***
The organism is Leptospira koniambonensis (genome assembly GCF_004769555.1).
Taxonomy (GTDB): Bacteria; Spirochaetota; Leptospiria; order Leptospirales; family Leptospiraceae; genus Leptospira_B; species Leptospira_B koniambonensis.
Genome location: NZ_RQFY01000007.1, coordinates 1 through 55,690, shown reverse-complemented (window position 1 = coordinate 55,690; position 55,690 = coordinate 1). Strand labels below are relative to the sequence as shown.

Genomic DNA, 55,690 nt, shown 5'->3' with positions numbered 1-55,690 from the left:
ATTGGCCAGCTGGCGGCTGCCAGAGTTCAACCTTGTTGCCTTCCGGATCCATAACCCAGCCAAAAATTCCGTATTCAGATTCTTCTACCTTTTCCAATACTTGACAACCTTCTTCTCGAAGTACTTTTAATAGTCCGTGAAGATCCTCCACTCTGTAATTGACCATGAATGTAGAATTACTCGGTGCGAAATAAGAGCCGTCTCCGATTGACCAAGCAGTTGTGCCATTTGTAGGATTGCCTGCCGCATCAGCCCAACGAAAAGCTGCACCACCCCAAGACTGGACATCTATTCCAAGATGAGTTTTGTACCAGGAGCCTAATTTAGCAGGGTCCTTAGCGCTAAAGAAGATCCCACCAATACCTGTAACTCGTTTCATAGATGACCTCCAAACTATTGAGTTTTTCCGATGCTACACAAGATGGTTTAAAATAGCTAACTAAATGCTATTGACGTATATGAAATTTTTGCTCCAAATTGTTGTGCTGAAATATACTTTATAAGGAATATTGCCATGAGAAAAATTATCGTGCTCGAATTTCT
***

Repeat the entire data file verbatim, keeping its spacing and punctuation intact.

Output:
The organism is Leptospira koniambonensis (genome assembly GCF_004769555.1).
Taxonomy (GTDB): Bacteria; Spirochaetota; Leptospiria; order Leptospirales; family Leptospiraceae; genus Leptospira_B; species Leptospira_B koniambonensis.
Genome location: NZ_RQFY01000007.1, coordinates 1 through 55,690, shown reverse-complemented (window position 1 = coordinate 55,690; position 55,690 = coordinate 1). Strand labels below are relative to the sequence as shown.

Genomic DNA, 55,690 nt, shown 5'->3' with positions numbered 1-55,690 from the left:
ATTGGCCAGCTGGCGGCTGCCAGAGTTCAACCTTGTTGCCTTCCGGATCCATAACCCAGCCAAAAATTCCGTATTCAGATTCTTCTACCTTTTCCAATACTTGACAACCTTCTTCTCGAAGTACTTTTAATAGTCCGTGAAGATCCTCCACTCTGTAATTGACCATGAATGTAGAATTACTCGGTGCGAAATAAGAGCCGTCTCCGATTGACCAAGCAGTTGTGCCATTTGTAGGATTGCCTGCCGCATCAGCCCAACGAAAAGCTGCACCACCCCAAGACTGGACATCTATTCCAAGATGAGTTTTGTACCAGGAGCCTAATTTAGCAGGGTCCTTAGCGCTAAAGAAGATCCCACCAATACCTGTAACTCGTTTCATAGATGACCTCCAAACTATTGAGTTTTTCCGATGCTACACAAGATGGTTTAAAATAGCTAACTAAATGCTATTGACGTATATGAAATTTTTGCTCCAAATTGTTGTGCTGAAATATACTTTATAAGGAATATTGCCATGAGAAAAATTATCGTGCTCGAATTTCT